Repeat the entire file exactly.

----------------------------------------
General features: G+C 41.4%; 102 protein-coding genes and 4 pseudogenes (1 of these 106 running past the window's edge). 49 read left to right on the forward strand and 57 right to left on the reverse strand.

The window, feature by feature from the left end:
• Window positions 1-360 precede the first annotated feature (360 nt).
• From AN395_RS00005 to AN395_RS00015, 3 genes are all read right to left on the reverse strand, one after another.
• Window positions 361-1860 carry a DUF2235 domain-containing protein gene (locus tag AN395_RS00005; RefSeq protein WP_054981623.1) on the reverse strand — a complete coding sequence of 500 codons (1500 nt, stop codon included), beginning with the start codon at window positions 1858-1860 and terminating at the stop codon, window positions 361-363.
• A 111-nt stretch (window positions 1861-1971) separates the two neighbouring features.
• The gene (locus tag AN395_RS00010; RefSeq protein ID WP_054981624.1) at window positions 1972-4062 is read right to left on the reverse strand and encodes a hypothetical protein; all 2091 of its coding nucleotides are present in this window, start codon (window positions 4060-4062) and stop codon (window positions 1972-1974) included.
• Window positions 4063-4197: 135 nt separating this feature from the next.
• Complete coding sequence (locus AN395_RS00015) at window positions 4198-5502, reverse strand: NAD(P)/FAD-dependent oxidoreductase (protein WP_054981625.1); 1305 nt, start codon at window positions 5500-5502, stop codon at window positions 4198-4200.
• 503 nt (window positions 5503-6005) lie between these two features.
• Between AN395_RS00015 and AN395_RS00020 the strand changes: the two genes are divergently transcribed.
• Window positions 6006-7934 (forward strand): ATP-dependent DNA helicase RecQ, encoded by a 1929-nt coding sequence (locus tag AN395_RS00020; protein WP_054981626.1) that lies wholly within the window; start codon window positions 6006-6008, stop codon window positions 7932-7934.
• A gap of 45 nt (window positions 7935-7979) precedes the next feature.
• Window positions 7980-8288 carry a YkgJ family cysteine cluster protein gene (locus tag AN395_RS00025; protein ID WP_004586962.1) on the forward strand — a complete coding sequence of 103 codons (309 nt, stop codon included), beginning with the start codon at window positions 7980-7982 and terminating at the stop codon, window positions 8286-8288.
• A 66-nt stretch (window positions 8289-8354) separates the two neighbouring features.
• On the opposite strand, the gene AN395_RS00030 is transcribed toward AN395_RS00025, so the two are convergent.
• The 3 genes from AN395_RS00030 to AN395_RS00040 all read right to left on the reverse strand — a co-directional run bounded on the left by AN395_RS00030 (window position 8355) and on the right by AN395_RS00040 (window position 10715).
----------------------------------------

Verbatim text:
General features: G+C 41.4%; 102 protein-coding genes and 4 pseudogenes (1 of these 106 running past the window's edge). 49 read left to right on the forward strand and 57 right to left on the reverse strand.

The window, feature by feature from the left end:
• Window positions 1-360 precede the first annotated feature (360 nt).
• From AN395_RS00005 to AN395_RS00015, 3 genes are all read right to left on the reverse strand, one after another.
• Window positions 361-1860 carry a DUF2235 domain-containing protein gene (locus tag AN395_RS00005; RefSeq protein WP_054981623.1) on the reverse strand — a complete coding sequence of 500 codons (1500 nt, stop codon included), beginning with the start codon at window positions 1858-1860 and terminating at the stop codon, window positions 361-363.
• A 111-nt stretch (window positions 1861-1971) separates the two neighbouring features.
• The gene (locus tag AN395_RS00010; RefSeq protein ID WP_054981624.1) at window positions 1972-4062 is read right to left on the reverse strand and encodes a hypothetical protein; all 2091 of its coding nucleotides are present in this window, start codon (window positions 4060-4062) and stop codon (window positions 1972-1974) included.
• Window positions 4063-4197: 135 nt separating this feature from the next.
• Complete coding sequence (locus AN395_RS00015) at window positions 4198-5502, reverse strand: NAD(P)/FAD-dependent oxidoreductase (protein WP_054981625.1); 1305 nt, start codon at window positions 5500-5502, stop codon at window positions 4198-4200.
• 503 nt (window positions 5503-6005) lie between these two features.
• Between AN395_RS00015 and AN395_RS00020 the strand changes: the two genes are divergently transcribed.
• Window positions 6006-7934 (forward strand): ATP-dependent DNA helicase RecQ, encoded by a 1929-nt coding sequence (locus tag AN395_RS00020; protein WP_054981626.1) that lies wholly within the window; start codon window positions 6006-6008, stop codon window positions 7932-7934.
• A gap of 45 nt (window positions 7935-7979) precedes the next feature.
• Window positions 7980-8288 carry a YkgJ family cysteine cluster protein gene (locus tag AN395_RS00025; protein ID WP_004586962.1) on the forward strand — a complete coding sequence of 103 codons (309 nt, stop codon included), beginning with the start codon at window positions 7980-7982 and terminating at the stop codon, window positions 8286-8288.
• A 66-nt stretch (window positions 8289-8354) separates the two neighbouring features.
• On the opposite strand, the gene AN395_RS00030 is transcribed toward AN395_RS00025, so the two are convergent.
• The 3 genes from AN395_RS00030 to AN395_RS00040 all read right to left on the reverse strand — a co-directional run bounded on the left by AN395_RS00030 (window position 8355) and on the right by AN395_RS00040 (window position 10715).